On January 27, 250 students from 17 colleges and universities across the Northeast gathered at Brandeis University for the inaugural Brandeis Visions for Israel in an Evolving World Conference (bVIEW). For, by, and of students, bVIEW is a year-long initiative that aims to create a more productive campus culture around Israel through innovative programming and meaningful dialogue. Last spring, a group of Brandeis student leaders founded bVIEW when they became disenchanted with campus dialogue around Israel. The leaders of bVIEW identified two key challenges when they examined Israel programming on campus. First, they observed that students from different Israel groups did not talk with each other because they held differing opinions and perspectives. Second, they recognized that many students altogether avoided conversations about Israel because the dialogue was so polarized.
bVIEW tackled the first issue by engaging students from different groups in conversations about how to create a more positive Israel climate on campus and by creating spaces for students to productively share their opinions. bVIEW addressed the second issue by creating innovative programming that shifted the dialogue away from polarizing issues to conversations that focused on Israel’s future, and students’ personal connection to Israel.
With a clear vision for the change they wished to see in campus dialogue, bVIEW prepared students for the conference by organizing four events throughout the fall semester. At one event, during Operation Pillar of Defense in November, students gathered to share their personal stories about Israel.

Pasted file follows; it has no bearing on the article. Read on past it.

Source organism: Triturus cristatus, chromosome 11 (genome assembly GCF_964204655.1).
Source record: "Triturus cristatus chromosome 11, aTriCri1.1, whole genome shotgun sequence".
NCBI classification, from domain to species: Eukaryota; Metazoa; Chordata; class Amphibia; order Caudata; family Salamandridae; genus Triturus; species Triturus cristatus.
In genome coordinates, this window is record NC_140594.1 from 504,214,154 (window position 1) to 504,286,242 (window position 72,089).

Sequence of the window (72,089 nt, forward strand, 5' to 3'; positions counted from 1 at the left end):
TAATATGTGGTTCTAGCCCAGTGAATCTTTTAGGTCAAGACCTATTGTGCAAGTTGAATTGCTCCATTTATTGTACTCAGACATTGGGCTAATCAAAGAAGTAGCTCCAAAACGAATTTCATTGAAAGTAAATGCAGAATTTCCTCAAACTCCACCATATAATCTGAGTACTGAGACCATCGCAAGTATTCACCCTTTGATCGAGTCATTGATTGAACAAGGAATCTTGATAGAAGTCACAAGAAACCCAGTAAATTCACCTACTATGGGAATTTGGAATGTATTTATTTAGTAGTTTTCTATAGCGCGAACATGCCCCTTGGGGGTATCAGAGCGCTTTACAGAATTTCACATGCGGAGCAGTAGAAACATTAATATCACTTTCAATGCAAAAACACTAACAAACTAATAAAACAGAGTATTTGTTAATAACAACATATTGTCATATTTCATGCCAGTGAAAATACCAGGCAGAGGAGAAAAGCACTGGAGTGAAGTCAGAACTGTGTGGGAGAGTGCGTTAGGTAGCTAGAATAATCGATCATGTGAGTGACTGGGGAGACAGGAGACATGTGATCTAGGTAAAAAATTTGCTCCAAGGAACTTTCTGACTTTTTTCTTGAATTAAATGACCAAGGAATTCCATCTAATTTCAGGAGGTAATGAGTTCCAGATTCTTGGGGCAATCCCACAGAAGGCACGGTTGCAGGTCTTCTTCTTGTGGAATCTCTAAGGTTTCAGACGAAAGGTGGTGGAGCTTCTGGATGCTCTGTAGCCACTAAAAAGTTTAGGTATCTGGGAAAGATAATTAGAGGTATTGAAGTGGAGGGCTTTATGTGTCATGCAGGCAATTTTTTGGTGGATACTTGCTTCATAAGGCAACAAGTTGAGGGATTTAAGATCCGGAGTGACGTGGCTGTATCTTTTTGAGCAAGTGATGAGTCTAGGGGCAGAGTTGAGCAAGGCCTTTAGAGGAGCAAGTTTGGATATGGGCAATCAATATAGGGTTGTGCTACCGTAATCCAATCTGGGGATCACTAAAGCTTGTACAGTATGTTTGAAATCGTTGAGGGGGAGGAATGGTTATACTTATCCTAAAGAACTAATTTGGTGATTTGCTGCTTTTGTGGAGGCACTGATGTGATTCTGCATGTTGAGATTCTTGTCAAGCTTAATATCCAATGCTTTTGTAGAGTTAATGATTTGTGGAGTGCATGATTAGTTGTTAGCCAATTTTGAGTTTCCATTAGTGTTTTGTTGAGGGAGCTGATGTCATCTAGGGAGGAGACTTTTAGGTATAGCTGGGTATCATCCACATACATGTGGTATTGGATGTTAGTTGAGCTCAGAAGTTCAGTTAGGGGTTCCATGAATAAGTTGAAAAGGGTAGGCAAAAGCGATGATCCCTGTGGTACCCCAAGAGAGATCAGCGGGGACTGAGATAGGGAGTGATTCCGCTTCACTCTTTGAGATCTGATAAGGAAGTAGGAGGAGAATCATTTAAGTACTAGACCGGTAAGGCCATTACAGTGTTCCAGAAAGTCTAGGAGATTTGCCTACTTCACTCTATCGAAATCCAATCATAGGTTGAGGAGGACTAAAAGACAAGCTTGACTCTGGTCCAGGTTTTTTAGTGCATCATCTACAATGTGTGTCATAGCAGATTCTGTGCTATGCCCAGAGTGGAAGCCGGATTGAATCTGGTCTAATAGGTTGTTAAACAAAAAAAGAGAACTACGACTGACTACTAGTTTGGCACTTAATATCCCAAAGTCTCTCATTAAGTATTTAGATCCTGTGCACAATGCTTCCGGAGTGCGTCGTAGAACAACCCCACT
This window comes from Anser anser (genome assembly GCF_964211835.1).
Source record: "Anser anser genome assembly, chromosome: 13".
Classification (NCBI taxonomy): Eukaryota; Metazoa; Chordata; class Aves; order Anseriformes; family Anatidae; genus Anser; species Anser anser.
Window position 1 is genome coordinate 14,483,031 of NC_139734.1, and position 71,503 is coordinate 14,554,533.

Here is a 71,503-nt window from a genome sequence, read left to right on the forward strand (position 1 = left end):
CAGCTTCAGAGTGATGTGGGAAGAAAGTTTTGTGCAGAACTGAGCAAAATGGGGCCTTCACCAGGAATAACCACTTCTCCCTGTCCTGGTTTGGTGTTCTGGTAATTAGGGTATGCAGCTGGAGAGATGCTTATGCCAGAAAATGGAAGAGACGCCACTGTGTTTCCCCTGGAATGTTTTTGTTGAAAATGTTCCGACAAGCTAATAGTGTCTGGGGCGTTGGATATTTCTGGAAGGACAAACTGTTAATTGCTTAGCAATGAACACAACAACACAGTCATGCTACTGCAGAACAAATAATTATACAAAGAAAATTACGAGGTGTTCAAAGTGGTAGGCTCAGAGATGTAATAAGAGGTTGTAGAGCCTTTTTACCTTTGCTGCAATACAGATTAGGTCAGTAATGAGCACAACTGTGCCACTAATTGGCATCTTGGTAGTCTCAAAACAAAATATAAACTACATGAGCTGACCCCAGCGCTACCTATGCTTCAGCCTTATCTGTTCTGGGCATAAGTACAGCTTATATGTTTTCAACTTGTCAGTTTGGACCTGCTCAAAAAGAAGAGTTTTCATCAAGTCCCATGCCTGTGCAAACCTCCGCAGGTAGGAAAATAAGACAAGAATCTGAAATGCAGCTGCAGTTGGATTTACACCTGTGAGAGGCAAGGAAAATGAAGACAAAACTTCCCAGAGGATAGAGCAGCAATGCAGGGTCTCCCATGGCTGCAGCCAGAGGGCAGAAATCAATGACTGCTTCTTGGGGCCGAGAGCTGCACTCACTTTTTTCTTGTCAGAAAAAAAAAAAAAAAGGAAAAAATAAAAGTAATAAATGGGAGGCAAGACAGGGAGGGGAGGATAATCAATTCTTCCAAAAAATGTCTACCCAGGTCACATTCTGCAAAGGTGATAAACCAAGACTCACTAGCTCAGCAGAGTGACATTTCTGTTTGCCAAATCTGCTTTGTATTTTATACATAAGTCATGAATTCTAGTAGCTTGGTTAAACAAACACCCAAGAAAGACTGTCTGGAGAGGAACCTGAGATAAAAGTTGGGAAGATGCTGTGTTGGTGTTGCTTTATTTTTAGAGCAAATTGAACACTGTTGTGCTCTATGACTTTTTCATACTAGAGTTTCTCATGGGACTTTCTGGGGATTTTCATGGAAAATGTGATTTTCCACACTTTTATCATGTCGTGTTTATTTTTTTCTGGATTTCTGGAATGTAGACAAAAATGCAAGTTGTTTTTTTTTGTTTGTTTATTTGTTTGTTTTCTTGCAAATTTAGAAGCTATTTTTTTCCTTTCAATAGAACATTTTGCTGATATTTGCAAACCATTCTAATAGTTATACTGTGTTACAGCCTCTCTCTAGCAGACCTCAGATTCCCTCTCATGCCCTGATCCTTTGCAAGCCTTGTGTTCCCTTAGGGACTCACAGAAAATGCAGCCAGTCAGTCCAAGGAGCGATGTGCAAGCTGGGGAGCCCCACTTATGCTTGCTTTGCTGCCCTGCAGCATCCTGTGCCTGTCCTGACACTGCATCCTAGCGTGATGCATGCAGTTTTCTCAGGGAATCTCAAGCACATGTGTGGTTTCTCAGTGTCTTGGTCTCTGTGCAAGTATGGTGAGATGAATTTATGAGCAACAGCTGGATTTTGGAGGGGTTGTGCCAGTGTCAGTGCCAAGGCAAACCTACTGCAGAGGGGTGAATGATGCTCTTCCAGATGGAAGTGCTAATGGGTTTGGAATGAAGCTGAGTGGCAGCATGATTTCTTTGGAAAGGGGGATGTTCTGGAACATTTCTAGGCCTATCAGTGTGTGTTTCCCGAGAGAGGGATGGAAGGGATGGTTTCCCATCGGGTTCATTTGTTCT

These events prepared students to engage in productive and meaningful conversations at the conference. The day began with a panel of Israel campus professionals and students offering reflections on the opportunities and challenges around Israel on campus today. Students in the audience then had the chance to discuss what they heard in small groups facilitated by student leaders.
Next, the conference shifted to a series of breakout sessions and keynote speakers focused on current issues. In one breakout, Abraham Troen, a Brandeis junior, spoke about the history of war photography and his experience as a combat medic and photographer during Operation Cast Lead. We then broke into small groups and discussed one of the key issues Abraham raised - do photographs show us the whole truth?
Students wrapped up the day-long conference in small discussions about bringing bVIEW’s lessons back to campus.
bVIEW is an amazing example of what students can accomplish when they have a vision for positively changing campus discourse around Israel. Over three semesters, bVIEW managed to bridge gaps between different Israel groups and guide the Brandeis community in more positive and forward-thinking conversations.